Being a parent isn’t an easy job. You have to make sure your child eats – and eats healthy – and learns how to behave. It becomes a dozen times tougher when your child falls ill! You’d want the best treatment for them so they would recover. The same goes for dog parents like us. Our child may walk on four legs instead of two but they are nonetheless our furry baby! What makes the two cases different from each other is how each set of parents are prepared to deal with illness.
In case of a child, most parents have at least some idea how to deal with the common ailments. If their kid gets a fever, they will think of bringing the temperature down. When their child struggles with flu, they will ply the kid with fluids and soup. However, matters get complicated when you’re dealing with a pet. For most people, there is no standard protocol that they can follow. Everything is so different in this scenario that you will be hard put to find a way to care for your sick pet.
So, what can you do? The first thing you should do, regardless of what type of symptoms you see, is call their vet. Have them come over or take your dog to the vet to be examined. Once the vet determines the cause of illness and prescribes medicine, bring your pet home. Now do the following things as part of your care-giving routine. When they begin to improve, you will be able to breathe easy too and can start shopping for Unique Dog Toys to spoil them with!
How will I know when to take my dog to the vet?
If you have spent some time with your dog, you’d be familiar with their behavior.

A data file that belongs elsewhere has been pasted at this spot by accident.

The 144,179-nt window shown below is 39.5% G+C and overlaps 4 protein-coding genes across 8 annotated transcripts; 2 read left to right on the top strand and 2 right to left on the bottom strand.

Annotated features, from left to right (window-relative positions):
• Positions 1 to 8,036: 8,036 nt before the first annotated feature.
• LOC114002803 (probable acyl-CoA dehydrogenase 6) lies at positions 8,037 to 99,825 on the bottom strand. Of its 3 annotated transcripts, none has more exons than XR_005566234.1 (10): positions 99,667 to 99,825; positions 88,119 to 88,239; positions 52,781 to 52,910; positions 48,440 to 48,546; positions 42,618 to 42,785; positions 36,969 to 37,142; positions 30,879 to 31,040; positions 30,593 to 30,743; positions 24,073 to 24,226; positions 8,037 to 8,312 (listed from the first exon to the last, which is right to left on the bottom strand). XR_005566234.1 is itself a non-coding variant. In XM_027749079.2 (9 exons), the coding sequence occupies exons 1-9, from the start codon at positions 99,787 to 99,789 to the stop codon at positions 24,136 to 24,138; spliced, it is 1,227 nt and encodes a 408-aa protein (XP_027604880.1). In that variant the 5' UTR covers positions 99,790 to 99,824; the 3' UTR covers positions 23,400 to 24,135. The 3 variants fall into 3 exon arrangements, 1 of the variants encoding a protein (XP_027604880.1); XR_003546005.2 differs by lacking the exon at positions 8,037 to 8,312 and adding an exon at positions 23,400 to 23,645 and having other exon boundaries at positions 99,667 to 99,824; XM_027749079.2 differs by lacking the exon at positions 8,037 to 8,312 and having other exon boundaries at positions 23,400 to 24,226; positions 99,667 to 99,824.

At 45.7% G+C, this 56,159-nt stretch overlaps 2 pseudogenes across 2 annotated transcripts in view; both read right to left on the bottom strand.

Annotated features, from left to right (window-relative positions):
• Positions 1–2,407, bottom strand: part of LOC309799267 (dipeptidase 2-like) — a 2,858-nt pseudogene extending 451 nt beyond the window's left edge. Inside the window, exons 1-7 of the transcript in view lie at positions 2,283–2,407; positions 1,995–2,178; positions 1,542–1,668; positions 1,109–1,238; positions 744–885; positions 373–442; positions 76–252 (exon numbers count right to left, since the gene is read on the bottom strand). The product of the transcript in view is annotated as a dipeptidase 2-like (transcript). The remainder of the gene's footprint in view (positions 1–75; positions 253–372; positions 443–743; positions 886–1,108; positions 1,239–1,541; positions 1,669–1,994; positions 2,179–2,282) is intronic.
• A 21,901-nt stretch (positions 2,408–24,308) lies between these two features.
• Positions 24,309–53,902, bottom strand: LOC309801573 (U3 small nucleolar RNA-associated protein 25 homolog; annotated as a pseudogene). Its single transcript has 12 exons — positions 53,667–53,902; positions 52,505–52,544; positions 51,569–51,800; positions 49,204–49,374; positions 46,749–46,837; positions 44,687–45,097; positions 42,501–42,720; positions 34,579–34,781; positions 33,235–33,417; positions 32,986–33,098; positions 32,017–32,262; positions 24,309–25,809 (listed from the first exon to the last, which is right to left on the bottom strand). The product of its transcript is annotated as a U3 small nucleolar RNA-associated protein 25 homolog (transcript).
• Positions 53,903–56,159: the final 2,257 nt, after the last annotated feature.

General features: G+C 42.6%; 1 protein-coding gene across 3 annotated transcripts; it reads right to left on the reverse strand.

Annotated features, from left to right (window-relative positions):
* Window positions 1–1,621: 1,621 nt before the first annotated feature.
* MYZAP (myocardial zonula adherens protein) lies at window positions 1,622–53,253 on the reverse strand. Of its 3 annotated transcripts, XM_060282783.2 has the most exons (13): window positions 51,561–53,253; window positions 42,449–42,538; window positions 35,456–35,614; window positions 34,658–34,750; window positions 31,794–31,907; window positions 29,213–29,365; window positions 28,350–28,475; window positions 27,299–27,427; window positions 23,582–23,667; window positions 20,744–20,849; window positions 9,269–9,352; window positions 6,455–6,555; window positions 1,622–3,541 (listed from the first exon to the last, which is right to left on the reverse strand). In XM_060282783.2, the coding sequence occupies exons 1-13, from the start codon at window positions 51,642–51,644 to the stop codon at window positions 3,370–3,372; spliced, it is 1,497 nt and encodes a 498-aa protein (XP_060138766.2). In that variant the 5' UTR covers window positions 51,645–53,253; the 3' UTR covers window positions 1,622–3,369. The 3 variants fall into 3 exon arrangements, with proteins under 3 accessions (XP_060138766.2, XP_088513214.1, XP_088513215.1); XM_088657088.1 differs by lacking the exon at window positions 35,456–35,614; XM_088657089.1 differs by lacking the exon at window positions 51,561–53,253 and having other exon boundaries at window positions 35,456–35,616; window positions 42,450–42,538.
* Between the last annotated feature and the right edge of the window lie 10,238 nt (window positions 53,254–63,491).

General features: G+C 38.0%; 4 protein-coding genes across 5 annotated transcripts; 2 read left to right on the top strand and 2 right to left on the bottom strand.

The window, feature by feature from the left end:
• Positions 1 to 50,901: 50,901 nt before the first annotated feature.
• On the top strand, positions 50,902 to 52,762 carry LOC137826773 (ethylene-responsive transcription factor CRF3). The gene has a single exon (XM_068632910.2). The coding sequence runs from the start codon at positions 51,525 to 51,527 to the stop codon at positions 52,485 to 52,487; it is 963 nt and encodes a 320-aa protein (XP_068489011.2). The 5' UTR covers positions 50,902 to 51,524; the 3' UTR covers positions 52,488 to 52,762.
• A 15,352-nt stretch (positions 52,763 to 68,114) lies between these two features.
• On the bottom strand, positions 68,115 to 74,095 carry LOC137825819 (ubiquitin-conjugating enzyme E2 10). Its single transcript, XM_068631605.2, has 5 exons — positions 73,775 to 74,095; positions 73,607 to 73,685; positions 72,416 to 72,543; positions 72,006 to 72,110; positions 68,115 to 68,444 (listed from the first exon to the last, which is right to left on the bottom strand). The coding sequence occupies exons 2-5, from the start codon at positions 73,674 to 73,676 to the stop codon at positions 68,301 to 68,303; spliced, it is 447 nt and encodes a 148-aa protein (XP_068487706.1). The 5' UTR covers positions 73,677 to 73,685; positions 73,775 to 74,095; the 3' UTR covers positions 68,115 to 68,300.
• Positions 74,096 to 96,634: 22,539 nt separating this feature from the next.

One way you will realize that something isn’t right is when they seek you out more than usual. Another clue is you call them and call them but they have been hiding more than usual.
If your dog isn’t giving off either hint but you still suspect they are sick, look for a change in their physical appearance.
The way a dog carries themselves can be a big clue. Sick dogs will walk with a slumped posture, tuck their tails in, and squint their eyes.
Other signs you should watch out for include:
- Decreased or disappearing appetite
- Low activity or energy levels
- Whining or crying
- Diarrhea and vomiting
- Bloody stool or urine
- Unable to defecate or urinate
- Bloated abdomen
- Balding due to increased shedding
- Excessive licking
- Excessive scratching
- Nasal discharge
- Foul breath
- Bad-smelling fur, nose, or skin
- Inability of taking the stairs
Of course, there will be differences from individual to individual and even based on their breed. Even so, what you should be looking for is a significant departure from the normal. Just remember, you have played with them, fed them, and held them – nobody knows them or their personality the way you do! Don’t forget to lavish them with Fun Dog Toys once they have recovered!